“The improvisation and change in connection between the two becomes the overarching ritual.”-Kiora
I’ve said it before, but that one statement blew my mind. It was during a class/discussion on “Ropes, Ritual & Symbolism” at the recent GRUE in the ‘Lou (the 1 after 2) and you can read the rough transcription of my notes here. Lots of really great ideas were bandied about, and while I haven’t had the time to really give them the attention they deserve, they’ve been percolating around in my subconscious. They’ve been linking up in weird ways with the books I’m reading (currently Freedom & Necessity, True Odds, The 33 Strategies of War, and Sex, Sin & Zen) plus blog posts like Lee Harrington’s recent Possession Ponderings.
- a prescribed or established rite, ceremony, proceeding, or service: the ritual of the dead.
- prescribed, established, or ceremonial acts or features collectively, as in religious services.
- any practice or pattern of behavior regularly performed in a set manner.
The comment was referring to the problem of applying the word “ritual” to a rope scene. We’d agreed that preparation for a rope scene could be reproduced step-by-step every time (“Green rope on the left, followed by orange, rescue hook strapped to right thigh, then light the candle…“) and also that the process of cleaning up and coiling the ropes after a scene was easy to ritualize.
But the in-between parts, we agreed, had so many variables that it seemed impossible to really call it a ritual in the usual sense. After all, class after class is about reading your partner, sensing the changes in their body and animus and playing in that area. Connection is fluid, mood is transient, and so doing the Same Thing in the Same Way seemed counter-productive to a good rope scene.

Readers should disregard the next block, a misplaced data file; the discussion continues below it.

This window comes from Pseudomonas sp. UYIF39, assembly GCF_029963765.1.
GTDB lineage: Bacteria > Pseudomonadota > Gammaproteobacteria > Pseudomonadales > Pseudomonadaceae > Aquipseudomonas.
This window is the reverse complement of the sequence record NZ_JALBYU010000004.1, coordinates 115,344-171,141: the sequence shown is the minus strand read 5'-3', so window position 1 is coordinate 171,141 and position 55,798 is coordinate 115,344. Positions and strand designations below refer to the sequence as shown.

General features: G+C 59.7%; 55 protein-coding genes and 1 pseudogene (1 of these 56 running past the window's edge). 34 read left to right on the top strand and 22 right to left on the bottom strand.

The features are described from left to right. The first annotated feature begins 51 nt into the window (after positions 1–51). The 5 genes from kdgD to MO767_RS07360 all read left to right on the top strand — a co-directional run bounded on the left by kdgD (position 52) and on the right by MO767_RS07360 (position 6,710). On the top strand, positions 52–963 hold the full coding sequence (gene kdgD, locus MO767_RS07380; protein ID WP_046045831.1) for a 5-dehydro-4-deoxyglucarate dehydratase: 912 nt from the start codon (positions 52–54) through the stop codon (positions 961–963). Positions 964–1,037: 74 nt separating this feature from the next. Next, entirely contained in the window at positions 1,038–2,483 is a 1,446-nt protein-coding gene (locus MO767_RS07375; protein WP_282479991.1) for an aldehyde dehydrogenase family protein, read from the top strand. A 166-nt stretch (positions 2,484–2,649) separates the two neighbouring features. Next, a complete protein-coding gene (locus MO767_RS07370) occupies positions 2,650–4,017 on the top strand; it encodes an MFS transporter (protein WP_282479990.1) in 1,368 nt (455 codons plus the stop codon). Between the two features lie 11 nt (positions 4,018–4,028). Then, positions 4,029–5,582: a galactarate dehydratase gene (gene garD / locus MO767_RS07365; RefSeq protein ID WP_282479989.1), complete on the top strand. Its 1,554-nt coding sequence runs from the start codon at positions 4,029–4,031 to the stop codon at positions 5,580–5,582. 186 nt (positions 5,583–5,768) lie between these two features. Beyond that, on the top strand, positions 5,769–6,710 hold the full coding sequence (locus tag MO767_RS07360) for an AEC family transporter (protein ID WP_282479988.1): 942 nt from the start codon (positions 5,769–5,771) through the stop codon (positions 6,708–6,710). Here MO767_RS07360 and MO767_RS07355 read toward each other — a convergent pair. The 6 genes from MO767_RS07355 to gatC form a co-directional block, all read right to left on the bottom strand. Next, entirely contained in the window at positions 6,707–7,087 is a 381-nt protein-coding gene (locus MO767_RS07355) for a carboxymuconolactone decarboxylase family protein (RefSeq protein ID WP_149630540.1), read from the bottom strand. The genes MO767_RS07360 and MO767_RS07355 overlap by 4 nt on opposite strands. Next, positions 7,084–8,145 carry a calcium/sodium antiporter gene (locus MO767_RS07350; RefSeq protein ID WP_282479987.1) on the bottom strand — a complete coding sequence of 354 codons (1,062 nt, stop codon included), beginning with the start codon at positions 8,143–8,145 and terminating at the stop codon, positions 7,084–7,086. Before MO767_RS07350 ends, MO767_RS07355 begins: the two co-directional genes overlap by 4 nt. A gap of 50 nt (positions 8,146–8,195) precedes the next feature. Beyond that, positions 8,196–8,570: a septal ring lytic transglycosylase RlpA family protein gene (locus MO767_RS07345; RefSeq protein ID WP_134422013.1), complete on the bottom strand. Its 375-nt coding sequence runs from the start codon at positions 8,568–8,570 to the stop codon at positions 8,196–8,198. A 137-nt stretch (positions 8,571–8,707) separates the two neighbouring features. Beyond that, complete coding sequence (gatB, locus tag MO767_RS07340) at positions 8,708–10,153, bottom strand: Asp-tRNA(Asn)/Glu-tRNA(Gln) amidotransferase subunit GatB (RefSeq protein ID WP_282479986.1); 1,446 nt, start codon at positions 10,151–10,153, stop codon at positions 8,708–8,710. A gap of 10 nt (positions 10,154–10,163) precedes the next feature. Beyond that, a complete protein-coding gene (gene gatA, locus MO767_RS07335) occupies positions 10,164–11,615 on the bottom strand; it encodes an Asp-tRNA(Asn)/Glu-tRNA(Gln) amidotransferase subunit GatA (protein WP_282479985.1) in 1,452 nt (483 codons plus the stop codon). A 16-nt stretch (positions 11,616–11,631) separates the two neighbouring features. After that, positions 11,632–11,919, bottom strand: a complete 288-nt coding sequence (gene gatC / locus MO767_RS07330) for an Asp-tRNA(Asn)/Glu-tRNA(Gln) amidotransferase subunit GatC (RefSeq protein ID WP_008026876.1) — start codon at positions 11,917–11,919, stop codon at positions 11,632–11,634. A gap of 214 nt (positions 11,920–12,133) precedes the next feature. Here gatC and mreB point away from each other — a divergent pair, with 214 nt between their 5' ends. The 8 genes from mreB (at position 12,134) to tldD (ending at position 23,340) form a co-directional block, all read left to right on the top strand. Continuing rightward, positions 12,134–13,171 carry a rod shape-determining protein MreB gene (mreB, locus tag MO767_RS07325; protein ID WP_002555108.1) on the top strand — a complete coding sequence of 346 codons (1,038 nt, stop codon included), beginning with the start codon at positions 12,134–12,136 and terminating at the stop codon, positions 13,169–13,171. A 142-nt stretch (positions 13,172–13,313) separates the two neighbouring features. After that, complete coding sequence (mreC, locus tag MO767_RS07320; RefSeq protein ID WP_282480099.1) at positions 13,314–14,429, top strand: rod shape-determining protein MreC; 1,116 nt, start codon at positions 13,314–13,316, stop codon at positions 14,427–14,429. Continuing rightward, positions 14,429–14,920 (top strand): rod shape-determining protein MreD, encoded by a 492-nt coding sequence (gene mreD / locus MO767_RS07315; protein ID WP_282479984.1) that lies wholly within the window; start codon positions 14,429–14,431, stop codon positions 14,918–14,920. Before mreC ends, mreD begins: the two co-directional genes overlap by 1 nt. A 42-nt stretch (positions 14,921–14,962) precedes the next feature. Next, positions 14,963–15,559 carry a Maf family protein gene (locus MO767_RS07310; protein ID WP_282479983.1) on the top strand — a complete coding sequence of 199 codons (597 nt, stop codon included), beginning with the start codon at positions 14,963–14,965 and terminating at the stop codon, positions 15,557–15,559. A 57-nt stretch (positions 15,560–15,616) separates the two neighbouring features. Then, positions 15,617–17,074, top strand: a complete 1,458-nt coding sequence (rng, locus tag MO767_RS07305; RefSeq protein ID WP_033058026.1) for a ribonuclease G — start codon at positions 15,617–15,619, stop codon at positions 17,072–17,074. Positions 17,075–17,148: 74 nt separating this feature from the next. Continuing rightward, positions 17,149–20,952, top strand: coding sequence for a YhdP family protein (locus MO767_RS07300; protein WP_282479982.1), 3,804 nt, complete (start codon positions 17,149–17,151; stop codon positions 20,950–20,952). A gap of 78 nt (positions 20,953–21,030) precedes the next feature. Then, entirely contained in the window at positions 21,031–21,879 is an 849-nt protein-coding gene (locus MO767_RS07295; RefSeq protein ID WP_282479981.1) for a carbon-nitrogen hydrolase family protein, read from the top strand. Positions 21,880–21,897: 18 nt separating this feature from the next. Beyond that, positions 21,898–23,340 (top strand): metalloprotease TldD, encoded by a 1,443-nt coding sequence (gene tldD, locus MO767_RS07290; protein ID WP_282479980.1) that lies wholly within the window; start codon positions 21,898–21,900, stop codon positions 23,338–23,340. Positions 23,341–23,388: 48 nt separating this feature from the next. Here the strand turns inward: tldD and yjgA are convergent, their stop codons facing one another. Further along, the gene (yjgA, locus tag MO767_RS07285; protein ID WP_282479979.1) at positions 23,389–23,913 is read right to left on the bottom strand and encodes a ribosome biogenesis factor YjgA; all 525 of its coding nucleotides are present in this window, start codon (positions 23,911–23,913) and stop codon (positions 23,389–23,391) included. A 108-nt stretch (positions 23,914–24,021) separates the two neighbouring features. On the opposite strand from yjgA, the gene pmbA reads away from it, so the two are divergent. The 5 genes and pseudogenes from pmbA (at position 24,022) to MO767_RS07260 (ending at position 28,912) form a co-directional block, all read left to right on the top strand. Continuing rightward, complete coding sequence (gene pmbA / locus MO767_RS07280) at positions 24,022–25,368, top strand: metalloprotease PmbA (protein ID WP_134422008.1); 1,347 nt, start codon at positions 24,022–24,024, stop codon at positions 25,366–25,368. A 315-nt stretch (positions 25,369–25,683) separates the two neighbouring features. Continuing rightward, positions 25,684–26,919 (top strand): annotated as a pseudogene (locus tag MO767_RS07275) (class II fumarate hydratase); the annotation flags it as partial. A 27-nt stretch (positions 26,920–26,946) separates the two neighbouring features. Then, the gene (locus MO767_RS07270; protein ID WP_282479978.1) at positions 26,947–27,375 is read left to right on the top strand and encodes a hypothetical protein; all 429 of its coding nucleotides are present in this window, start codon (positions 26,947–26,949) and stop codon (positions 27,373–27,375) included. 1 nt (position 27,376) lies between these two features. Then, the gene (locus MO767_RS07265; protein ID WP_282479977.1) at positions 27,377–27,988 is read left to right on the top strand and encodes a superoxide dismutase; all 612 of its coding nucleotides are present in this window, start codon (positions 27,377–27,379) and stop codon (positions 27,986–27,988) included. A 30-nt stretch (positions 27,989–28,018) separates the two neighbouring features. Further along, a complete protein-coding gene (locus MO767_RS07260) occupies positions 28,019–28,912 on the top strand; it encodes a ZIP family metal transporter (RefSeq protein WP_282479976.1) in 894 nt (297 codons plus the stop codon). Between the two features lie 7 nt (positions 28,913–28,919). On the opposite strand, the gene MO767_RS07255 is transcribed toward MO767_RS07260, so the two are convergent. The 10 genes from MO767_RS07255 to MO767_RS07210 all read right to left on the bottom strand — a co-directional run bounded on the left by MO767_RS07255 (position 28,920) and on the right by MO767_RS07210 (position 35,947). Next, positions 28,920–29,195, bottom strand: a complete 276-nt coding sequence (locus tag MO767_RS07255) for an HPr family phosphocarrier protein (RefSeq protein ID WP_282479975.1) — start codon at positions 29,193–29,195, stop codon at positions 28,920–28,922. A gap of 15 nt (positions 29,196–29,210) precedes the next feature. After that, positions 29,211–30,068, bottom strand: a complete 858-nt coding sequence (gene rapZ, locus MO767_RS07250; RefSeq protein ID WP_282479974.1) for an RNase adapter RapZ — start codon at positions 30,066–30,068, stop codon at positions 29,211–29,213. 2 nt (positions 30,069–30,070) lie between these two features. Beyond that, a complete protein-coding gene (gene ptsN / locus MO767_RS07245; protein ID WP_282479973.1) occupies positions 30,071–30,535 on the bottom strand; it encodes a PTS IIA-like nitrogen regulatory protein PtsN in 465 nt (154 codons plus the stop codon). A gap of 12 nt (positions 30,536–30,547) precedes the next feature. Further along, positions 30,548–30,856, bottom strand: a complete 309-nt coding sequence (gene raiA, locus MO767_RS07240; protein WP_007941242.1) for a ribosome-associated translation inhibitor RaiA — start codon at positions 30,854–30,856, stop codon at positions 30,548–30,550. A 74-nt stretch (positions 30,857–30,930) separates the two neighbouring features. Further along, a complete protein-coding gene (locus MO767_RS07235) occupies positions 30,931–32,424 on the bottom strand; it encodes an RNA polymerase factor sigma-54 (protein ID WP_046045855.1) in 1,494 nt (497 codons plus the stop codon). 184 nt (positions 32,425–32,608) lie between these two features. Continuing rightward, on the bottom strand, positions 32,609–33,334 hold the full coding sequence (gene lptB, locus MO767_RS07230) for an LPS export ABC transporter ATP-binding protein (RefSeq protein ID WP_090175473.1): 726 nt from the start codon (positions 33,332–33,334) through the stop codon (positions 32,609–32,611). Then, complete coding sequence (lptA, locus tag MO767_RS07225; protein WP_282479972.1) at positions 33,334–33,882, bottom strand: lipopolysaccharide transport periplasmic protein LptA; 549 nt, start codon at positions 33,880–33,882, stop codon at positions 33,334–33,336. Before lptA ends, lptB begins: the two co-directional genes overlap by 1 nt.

Kiora said that simple statement above, and I felt like I’d been hit by a club. The problem was that I was looking at the branches and leaves and missing the forest. The ritual was not “put rope A over knot B.” The ritual was connect. Enjoy. Love.
This morning the caffeinated percolations came up with the way this applies to an upcoming change in my life. I’ve been talking about it in person with a lot of people when I get the chance, but there’s some who I just haven’t gotten the chance to see yet. So I apologize to the people who are reading this and deserved to hear it from my lips instead.
I’m moving to Pittsburgh.
That’s not a truly accurate statement; the more accurate statement would be “I’m moving in with DoNotGoGently, who happens to currently reside in Pittsburgh.” She and I have been playing a merry dance of long-distance relationship and playing by the rules and being “realistic” and such for well over a year now, and I finally decided I’d had enough of that. I looked around at what needed changing, saw that I could change it, and so on October 31 I will begin the first part of what will be a long-term change of location. The where may not be long-term, but the why is certainly intended to be.